All of the pieces are in place for a financial crisis in China. The currency is weakening and, if left to the market, would likely plunge further. Capital outflows have hit record levels. Reserves are in retreat. A dramatic selloff on Shanghai’s stock market has wiped out all the gains from 2015’s bull run. The leadership, usually lauded for its sagacity, has at times seemed befuddled about what to do.
Such a nasty combination of woes could easily topple many emerging economies. They can cause banks to collapse and growth to evaporate, even national insolvency. Yet so far China has avoided the kind of edge-of-your-seat financial meltdown Wall Street experienced in 2008, and Thailand, Indonesia and South Korea did in 1997. Indeed, there's a good case to be made China never will. The state commands such tremendous power over everything from capital movements to the banking system that policymakers might be able to prevent the world's second-largest economy from flying completely off the rails.
Even if China doesn't display the standard trappings of a financial crisis, however, that doesn’t mean it can avoid the pain of one. No matter what levers its bureaucrats may pull, the country can't forever escape the economic consequences of its deep-rooted problems.
First of all, China would have to defy decades of history to avoid being crushed by its mountain of debt. Research firm Capital Economics analysed 30 years of emerging-market crises and concluded that “no country has experienced an increase in its private debt-to-GDP ratio of 30 [percentage points] within the space of a decade and not experienced problems.” At best such countries endured significant, and often protracted, slowdowns in growth. China has seen an 80 percentage point jump in that ratio over the past decade, to more than 200 per cent. A reckoning seems inevitable.
And the chances of that debt bomb exploding are rising, since the government, rather than defusing it, is throwing on extra TNT. Terrified of the political fallout from a slowing economy, the central bank has been loosening money; credit growth is accelerating. Meanwhile, the stimulating effect from this renewed flood of lending appears muted, a sure sign that the new cash is being used unproductively. That means the weight of China’s debt burden will continue to increase and the inevitable damage will be even greater.
Nor does it seem possible for China to avoid a monstrous downsizing of industry. Chinese companies simply churn out too much steel, coal, cement and other stuff, no matter how many roads and railways the government builds at home and abroad. That reality is slowly sinking in. The State Council announced in late January it would speed up the elimination of steel capacity, a step analysts consider necessary to repair the sector. But the cost will be heavy. The China Metallurgical Industry Planning and Research Institute has estimated that the cuts could cause as many as 400,000 steel workers to lose their jobs. Now imagine those layoffs repeated across old-line manufacturing industries.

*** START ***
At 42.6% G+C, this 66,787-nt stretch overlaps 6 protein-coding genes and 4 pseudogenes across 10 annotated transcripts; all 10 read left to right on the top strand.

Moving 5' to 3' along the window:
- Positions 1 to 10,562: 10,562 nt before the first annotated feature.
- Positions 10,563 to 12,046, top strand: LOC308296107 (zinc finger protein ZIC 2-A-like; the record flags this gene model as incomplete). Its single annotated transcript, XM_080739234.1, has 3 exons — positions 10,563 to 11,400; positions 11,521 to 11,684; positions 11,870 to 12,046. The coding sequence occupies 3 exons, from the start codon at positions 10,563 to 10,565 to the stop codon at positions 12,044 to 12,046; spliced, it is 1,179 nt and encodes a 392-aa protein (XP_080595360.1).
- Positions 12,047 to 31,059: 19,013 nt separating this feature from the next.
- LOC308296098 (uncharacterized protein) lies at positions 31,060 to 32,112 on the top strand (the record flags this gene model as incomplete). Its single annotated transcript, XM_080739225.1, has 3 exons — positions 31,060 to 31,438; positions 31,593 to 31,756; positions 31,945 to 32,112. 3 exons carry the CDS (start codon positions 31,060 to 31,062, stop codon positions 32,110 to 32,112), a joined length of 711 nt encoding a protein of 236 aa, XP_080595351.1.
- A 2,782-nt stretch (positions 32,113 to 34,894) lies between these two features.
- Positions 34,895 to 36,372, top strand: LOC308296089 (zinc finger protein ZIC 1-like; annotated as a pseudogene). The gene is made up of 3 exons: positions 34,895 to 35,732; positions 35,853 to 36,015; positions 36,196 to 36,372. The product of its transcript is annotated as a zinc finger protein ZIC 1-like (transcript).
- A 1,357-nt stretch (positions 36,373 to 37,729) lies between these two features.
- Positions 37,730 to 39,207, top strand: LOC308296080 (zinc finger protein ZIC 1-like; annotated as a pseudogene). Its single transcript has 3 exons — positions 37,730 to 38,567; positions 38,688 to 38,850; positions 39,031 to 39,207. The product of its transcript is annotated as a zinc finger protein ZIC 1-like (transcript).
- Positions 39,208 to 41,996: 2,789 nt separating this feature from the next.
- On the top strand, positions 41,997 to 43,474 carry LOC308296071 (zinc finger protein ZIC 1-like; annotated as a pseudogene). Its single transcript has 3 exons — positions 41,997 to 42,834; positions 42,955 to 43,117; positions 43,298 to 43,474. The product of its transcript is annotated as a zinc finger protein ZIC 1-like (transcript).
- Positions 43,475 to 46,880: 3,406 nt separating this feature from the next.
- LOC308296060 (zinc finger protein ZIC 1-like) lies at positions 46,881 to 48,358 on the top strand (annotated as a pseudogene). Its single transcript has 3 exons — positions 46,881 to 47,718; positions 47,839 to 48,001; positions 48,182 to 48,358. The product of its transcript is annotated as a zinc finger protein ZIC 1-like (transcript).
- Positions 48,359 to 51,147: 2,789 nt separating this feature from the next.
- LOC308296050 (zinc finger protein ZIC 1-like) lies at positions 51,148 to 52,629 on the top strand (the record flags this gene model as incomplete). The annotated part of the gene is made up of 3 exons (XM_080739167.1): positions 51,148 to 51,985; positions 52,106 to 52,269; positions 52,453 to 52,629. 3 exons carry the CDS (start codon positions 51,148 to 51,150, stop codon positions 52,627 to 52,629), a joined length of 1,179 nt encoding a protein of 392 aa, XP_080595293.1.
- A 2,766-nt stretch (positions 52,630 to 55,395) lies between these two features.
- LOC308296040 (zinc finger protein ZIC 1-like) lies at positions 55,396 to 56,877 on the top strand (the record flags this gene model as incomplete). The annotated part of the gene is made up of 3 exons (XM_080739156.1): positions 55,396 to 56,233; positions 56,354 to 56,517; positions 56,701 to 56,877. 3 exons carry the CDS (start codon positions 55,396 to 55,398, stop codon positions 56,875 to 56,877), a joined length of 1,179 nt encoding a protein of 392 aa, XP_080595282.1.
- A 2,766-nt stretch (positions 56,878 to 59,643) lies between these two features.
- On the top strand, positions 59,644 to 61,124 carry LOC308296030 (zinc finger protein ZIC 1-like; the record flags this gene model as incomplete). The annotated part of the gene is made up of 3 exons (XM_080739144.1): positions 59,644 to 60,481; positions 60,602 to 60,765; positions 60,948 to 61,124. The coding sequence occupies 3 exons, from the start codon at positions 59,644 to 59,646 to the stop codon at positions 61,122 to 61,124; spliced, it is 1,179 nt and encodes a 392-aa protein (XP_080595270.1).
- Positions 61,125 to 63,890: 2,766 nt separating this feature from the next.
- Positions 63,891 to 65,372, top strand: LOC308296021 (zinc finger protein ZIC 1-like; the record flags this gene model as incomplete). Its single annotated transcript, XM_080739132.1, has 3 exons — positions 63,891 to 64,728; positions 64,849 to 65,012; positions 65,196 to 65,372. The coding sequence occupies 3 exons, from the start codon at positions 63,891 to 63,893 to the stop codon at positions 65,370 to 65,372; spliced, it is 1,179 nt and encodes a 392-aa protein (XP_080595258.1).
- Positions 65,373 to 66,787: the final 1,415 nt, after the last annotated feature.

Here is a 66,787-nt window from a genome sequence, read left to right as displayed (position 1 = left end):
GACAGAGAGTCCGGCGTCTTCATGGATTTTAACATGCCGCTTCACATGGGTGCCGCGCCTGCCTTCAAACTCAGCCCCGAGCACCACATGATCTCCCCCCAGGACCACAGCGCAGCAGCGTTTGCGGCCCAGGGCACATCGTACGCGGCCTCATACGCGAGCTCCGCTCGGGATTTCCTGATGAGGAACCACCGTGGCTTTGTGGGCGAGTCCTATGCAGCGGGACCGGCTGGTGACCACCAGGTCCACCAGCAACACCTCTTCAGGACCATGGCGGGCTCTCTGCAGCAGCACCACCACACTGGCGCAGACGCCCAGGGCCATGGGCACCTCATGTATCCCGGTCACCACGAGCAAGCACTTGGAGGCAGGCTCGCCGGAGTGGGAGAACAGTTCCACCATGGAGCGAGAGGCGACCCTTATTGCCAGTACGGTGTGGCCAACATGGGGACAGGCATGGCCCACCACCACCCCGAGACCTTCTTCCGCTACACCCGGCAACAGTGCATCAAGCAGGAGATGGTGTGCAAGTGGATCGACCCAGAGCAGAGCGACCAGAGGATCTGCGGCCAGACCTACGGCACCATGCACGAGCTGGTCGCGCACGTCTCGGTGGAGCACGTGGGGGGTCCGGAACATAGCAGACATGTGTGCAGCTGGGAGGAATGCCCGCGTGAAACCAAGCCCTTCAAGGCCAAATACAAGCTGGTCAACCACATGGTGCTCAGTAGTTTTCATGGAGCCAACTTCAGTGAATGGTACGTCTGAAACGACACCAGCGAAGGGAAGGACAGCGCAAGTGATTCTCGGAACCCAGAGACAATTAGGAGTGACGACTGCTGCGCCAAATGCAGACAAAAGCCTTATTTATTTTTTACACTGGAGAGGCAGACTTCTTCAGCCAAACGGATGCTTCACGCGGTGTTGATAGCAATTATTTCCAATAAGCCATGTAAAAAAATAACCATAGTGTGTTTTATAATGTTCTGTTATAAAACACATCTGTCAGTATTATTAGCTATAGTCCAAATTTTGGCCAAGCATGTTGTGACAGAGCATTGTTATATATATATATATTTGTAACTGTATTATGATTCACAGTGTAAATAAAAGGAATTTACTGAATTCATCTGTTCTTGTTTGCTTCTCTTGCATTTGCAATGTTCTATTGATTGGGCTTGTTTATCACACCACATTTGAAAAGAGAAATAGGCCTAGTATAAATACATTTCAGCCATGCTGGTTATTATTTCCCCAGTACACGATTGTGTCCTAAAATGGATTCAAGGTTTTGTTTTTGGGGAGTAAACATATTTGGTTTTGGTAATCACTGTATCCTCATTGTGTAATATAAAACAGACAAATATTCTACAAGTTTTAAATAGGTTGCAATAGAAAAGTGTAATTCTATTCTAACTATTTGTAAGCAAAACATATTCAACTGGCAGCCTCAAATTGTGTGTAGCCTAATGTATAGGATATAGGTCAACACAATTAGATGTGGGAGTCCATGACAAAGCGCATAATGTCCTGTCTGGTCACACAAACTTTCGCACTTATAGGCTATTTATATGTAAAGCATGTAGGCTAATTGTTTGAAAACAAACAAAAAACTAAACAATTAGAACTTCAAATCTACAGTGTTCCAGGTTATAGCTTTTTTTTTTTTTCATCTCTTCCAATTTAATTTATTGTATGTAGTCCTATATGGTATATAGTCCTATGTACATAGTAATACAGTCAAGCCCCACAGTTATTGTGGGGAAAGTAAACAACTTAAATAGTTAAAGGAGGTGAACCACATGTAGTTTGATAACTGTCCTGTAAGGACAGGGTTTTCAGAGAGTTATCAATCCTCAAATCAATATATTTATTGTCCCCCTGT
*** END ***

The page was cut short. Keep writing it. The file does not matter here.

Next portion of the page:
All of these problems will eventually show up on banks’ balance sheets. Officially, the government claims that the slowdown has barely dented the stability of Chinese banks, with nonperforming loans at a mere 1.6 per cent of the total. If you believe that, I’ve got some subprime mortgages to sell you. Private estimates place the potential NPL ratio somewhere between the high single-digits and as much as 20 per cent.
That doesn’t necessarily mean the banks will pancake Lehman-style. Backed by the state, they'd almost certainly be rescued. But policymakers should prepare for sticker shock. By one estimate, the price tag to support the banks could reach $7.7 trillion -- or the equivalent of three-fourths of China’s 2014 gross domestic product.
Such figures may seem outrageous, but history tells us they’re not. Indonesia’s bank bailout cost the government nearly 57 per cent of the nation’s GDP, while Korea spent 31 per cent. If we extrapolate from Korea's experience -- which isn't unreasonable, since the country had adopted a similar investment-led growth model -- China would end up spending some $3 trillion rebuilding its banking system.
Perhaps Beijing’s mandarins believe that by keeping growth aloft some of these problems will solve themselves. More likely, delaying hard choices will make the hit to future growth more damaging and the costs larger. Call China’s problems whatever you wish, but in the end, a crisis by any other name still smells pretty bad. - Bloomberg View